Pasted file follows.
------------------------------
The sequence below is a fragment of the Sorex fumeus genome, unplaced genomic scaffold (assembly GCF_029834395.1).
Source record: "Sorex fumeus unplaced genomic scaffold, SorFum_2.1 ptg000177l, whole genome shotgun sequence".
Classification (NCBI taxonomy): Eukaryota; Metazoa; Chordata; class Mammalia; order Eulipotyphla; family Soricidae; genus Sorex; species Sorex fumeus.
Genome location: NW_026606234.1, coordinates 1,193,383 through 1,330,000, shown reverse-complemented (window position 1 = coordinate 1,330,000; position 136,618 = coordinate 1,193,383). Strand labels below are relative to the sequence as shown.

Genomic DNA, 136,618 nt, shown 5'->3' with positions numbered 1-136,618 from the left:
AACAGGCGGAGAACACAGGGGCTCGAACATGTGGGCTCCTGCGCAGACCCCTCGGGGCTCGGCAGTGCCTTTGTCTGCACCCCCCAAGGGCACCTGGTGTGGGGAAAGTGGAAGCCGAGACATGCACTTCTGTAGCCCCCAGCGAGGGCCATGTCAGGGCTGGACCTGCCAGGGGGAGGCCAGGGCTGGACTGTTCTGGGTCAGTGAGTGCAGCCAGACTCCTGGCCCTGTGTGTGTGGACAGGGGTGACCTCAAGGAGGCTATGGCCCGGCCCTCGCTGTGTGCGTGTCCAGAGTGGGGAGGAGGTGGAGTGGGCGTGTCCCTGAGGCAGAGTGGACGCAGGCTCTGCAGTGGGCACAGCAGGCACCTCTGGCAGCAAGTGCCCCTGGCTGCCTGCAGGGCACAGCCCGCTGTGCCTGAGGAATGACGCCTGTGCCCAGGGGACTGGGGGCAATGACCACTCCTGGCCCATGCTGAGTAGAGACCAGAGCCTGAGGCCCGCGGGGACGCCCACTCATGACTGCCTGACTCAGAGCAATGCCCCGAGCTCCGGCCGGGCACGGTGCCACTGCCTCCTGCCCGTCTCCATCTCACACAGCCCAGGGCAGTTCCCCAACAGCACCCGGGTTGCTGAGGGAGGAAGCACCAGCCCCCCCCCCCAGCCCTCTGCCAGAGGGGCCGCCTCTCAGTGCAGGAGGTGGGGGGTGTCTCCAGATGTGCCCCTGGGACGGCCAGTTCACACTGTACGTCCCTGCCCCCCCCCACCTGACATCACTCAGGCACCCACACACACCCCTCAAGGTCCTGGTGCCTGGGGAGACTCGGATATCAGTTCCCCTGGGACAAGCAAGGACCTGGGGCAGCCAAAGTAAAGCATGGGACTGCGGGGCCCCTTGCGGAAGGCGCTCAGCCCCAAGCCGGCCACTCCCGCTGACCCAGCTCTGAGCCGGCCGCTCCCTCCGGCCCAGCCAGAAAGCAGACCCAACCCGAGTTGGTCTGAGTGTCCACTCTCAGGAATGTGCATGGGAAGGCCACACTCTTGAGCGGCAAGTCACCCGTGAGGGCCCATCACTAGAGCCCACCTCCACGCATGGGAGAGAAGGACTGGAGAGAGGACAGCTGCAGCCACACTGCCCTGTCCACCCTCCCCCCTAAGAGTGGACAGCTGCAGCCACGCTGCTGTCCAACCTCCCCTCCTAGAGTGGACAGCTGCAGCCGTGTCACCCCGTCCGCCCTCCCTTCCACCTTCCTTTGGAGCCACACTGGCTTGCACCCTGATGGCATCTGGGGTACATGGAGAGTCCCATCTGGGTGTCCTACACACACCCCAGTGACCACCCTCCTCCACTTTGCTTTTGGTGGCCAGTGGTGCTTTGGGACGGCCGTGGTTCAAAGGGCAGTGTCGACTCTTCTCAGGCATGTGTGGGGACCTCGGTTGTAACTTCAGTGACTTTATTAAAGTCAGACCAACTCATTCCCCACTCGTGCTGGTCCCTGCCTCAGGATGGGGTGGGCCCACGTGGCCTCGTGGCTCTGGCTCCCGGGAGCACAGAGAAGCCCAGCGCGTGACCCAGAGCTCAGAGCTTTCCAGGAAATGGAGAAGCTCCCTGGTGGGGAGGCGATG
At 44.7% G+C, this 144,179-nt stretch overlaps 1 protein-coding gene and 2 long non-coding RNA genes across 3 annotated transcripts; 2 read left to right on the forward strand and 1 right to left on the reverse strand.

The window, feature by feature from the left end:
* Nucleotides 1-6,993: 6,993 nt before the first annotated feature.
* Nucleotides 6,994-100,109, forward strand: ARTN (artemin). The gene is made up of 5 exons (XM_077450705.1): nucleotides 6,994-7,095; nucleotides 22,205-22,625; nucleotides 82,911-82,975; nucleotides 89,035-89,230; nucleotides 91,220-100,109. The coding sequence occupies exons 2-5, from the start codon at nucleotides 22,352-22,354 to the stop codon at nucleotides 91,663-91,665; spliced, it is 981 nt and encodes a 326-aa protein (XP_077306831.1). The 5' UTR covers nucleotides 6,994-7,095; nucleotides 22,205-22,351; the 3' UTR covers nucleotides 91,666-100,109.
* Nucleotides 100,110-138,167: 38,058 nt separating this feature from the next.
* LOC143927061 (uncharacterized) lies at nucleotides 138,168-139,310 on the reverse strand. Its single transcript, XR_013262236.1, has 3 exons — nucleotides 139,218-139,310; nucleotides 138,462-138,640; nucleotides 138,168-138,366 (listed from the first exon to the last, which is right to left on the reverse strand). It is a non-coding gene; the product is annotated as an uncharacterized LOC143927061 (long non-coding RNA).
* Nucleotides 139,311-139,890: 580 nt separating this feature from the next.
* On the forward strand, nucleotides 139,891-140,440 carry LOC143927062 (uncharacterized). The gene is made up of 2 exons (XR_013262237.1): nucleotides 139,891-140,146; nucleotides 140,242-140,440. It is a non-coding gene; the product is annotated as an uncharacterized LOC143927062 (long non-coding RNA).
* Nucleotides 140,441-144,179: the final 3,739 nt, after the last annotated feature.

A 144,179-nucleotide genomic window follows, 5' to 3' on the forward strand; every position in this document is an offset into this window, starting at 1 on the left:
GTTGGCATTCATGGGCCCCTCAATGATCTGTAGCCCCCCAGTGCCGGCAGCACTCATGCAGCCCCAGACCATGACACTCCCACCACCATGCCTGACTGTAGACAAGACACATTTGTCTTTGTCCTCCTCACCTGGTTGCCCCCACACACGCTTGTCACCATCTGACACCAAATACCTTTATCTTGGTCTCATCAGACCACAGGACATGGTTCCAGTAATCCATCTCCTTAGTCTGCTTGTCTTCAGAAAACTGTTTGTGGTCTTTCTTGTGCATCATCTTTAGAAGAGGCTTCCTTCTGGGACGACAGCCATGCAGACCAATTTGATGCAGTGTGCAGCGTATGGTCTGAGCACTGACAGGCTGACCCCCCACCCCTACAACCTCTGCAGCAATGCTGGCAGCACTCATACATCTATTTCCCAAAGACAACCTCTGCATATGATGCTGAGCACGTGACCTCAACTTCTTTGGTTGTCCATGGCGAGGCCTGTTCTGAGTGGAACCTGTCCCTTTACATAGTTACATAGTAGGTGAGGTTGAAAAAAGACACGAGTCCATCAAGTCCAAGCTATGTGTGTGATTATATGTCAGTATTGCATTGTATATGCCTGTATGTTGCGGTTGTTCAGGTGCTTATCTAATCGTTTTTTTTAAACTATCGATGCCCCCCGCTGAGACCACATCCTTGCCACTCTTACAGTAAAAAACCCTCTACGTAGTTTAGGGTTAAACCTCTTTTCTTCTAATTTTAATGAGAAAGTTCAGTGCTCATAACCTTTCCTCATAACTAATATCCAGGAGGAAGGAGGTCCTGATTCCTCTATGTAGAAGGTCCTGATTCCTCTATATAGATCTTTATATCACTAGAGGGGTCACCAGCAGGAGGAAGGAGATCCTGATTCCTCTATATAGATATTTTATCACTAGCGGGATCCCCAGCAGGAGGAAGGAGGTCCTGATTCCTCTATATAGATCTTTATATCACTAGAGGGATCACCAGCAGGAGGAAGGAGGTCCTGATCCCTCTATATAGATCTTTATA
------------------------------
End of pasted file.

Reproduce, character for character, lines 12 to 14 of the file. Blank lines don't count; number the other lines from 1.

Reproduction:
* LOC143927061 (uncharacterized) lies at nucleotides 138,168-139,310 on the reverse strand. Its single transcript, XR_013262236.1, has 3 exons — nucleotides 139,218-139,310; nucleotides 138,462-138,640; nucleotides 138,168-138,366 (listed from the first exon to the last, which is right to left on the reverse strand). It is a non-coding gene; the product is annotated as an uncharacterized LOC143927061 (long non-coding RNA).
* Nucleotides 139,311-139,890: 580 nt separating this feature from the next.
* On the forward strand, nucleotides 139,891-140,440 carry LOC143927062 (uncharacterized). The gene is made up of 2 exons (XR_013262237.1): nucleotides 139,891-140,146; nucleotides 140,242-140,440. It is a non-coding gene; the product is annotated as an uncharacterized LOC143927062 (long non-coding RNA).